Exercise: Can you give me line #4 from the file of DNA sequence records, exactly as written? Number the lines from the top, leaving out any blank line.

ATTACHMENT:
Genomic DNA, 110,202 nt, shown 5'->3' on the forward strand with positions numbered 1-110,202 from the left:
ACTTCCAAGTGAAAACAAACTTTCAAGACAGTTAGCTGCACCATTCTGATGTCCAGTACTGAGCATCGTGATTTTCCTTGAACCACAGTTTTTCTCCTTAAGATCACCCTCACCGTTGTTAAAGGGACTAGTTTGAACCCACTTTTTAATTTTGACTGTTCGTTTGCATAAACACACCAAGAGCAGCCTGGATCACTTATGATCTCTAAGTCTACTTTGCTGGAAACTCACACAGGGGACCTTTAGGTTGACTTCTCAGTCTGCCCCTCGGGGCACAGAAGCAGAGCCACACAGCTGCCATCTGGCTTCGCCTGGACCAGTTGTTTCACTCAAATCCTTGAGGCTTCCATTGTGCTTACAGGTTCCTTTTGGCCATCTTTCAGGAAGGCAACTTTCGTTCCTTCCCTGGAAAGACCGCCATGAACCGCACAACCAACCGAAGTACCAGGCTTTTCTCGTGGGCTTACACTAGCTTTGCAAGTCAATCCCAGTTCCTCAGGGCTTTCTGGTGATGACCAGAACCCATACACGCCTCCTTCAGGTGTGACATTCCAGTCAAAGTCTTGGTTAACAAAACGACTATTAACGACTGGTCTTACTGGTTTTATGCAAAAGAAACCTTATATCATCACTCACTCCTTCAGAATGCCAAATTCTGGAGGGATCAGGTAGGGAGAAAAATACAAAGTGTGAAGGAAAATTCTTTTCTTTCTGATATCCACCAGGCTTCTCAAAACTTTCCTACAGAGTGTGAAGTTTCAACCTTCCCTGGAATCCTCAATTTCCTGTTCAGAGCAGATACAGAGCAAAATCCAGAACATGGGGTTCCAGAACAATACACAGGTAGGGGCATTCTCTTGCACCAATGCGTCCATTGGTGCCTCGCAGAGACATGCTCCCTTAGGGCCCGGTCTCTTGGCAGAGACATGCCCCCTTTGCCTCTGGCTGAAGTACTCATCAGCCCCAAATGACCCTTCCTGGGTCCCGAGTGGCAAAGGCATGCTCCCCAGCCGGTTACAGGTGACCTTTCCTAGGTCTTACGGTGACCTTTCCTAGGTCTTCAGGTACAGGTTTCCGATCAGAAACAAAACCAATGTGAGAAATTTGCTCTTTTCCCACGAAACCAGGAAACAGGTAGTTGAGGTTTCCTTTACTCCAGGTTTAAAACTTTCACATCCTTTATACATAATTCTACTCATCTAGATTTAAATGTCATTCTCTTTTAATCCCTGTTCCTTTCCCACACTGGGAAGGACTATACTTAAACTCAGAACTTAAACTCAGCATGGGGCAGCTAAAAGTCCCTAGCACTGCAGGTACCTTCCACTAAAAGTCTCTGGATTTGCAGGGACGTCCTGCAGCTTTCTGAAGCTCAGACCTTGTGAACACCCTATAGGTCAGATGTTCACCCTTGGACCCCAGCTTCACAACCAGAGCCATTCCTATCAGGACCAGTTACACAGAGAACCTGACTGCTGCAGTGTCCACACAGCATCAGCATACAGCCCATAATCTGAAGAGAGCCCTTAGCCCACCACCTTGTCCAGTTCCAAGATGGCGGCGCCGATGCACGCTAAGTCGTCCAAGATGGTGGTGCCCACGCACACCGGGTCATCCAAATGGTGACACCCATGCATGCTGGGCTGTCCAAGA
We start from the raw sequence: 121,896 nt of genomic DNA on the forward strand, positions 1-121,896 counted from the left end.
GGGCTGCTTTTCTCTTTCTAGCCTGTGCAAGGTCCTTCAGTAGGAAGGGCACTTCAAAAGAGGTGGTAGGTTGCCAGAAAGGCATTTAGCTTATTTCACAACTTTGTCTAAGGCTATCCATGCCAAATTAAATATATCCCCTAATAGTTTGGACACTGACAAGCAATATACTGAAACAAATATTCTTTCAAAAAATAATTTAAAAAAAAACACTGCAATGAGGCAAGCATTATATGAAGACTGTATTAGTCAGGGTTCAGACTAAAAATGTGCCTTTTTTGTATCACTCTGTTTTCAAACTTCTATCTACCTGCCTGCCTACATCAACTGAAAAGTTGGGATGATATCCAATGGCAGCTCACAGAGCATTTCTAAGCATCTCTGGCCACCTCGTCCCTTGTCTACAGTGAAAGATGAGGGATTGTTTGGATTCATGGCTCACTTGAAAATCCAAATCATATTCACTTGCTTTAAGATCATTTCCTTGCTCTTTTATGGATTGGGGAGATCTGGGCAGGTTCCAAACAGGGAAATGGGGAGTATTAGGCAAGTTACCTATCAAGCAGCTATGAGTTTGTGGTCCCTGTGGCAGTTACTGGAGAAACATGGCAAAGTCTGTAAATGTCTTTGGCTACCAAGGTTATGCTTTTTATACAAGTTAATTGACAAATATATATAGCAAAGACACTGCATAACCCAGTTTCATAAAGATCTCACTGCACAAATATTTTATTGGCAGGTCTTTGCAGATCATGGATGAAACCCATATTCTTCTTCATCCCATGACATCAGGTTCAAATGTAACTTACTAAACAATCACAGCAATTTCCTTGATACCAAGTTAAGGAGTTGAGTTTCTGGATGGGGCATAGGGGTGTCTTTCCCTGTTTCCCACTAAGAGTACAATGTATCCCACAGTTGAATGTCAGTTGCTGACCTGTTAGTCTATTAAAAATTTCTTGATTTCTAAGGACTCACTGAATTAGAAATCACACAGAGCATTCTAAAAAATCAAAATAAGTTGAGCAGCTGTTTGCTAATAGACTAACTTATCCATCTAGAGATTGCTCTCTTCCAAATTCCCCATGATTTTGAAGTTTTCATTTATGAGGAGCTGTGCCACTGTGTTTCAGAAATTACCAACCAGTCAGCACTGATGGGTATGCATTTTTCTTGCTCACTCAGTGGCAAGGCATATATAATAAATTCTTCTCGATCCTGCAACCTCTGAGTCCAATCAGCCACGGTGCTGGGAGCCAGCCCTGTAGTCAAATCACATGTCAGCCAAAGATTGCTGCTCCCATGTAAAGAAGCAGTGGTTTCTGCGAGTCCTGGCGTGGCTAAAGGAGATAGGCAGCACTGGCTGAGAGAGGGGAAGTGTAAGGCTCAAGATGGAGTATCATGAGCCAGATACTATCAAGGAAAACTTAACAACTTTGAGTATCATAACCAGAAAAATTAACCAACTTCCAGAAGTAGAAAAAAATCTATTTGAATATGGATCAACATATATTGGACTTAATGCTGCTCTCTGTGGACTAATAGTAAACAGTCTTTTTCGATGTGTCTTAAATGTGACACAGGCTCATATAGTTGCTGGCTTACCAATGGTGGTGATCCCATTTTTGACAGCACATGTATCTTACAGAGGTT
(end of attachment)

GGGCTGCTTTTCTCTTTCTAGCCTGTGCAAGGTCCTTCAGTAGGAAGGGCACTTCAAAAGAGGTGGTAGGTTGCCAGAAAGGCATTTAGCTTATTTCACAACTTTGTCTAAGGCTATCCATGCCAAATTAAATATATCCCCTAATAGTTTGGACACTGACAAGCAATATACTGAAACAAATATTCTTTCAAAAAATAATTTAAAAAAAAACACTGCAATGAGGCAAGCATTATATGAAGACTGTATTAGTCAGGGTTCAGACTAAAAATGTGCCTTTTTTGTATCACTCTGTTTTCAAACTTCTATCTACCTGCCTGCCTACATCAACTGAAAAGTTGGGATGATATCCAATGGCAGCTCACAGAGCATTTCTAAGCATCTCTGGCCACCTCGTCCCTTGTCTACAGTGAAAGATGAGGGATTGTTTGGATTCATGGCTCACTTGAAAATCCAAATCATATTCACTTGCTTTAAGATCATTTCCTTGCTCTTTTATGGATTGGGGAGATCTGGGCAGGTTCCAAACAGGGAAATGGGGAGTATTAGGCAAGTTACCTATCAAGCAGCTATGAGTTTGTGGTCCCTGTGGCAGTTACTGGAGAAACATGGCAAAGTCTGTAAATGTCTTTGGCTACCAAGGTTATGCTTTTTATACAAGTTAATTGACAAATATATATAGCAAAGACACTGCATAACCCAGTTTCATAAAGATCTCACTGCACAAATATTTTATTGGCAGGTCTTTGCAGATCATGGATGAAACCCATATTCTTCTTCATCCCATGACATCAGGTTCAAATGTAACTTACTAAACAATCACAGCAATTTCCTTGATACCAAGTTAAGGAGTTGAGTTTCTGGATGGGGCATAGGGGTGTCTTTCCCTGTTTCCCACTAAGAGTACAATGTATCCCACAGTTGAATGTCAGTTGCTGACCTGTTAGTCTATTAAAAATTTCTTGATTTCTAAGGACTCACTGAATTAGAAATCACACAGAGCATTCTAAAAAATCAAAATAAGTTGAGCAGCTGTTTGCTAATAGACTAACTTATCCATCTAGAGATTGCTCTCTTCCAAATTCCCCATGATTTTGAAGTTTTCATTTATGAGGAGCTGTGCCACTGTGTTTCAGAAATTACCAACCAGTCAGCACTGATGGGTATGCATTTTTCTTGCTCACTCAGTGGCAAGGCATATATAATAAATTCTTCTCGATCCTGCAACCTCTGAGTCCAATCAGCCACGGTGCTGGGAGCCAGCCCTGTAGTCAAATCACATGTCAGCCAAAGATTGCTGCTCCCATGTAAAGAAGCAGTGGTTTCTGCGAGTCCTGGCGTGGCTAAAGGAGATAGGCAGCACTGGCTGAGAGAGGGGAAGTGTAAGGCTCAAGATGGAGTATCATGAGCCAGATACTATCAAGGAAAACTTAACAACTTTGAGTATCATAACCAGAAAAATTAACCAACTTCCAGAAGTAGAAAAAAATCTATTTGAATATGGATCAACATATATTGGACTTAATGCTGCTCTCTGTGGACTAATAGTAAACAGTCTTTTTCGATGTGTCTTAAATGTGACACAGGCTCATATAGTTGCTGGCTTACCAATGGTGGTGATCCCATTTTTGACAGCACATGTATCTTACAGAGGTT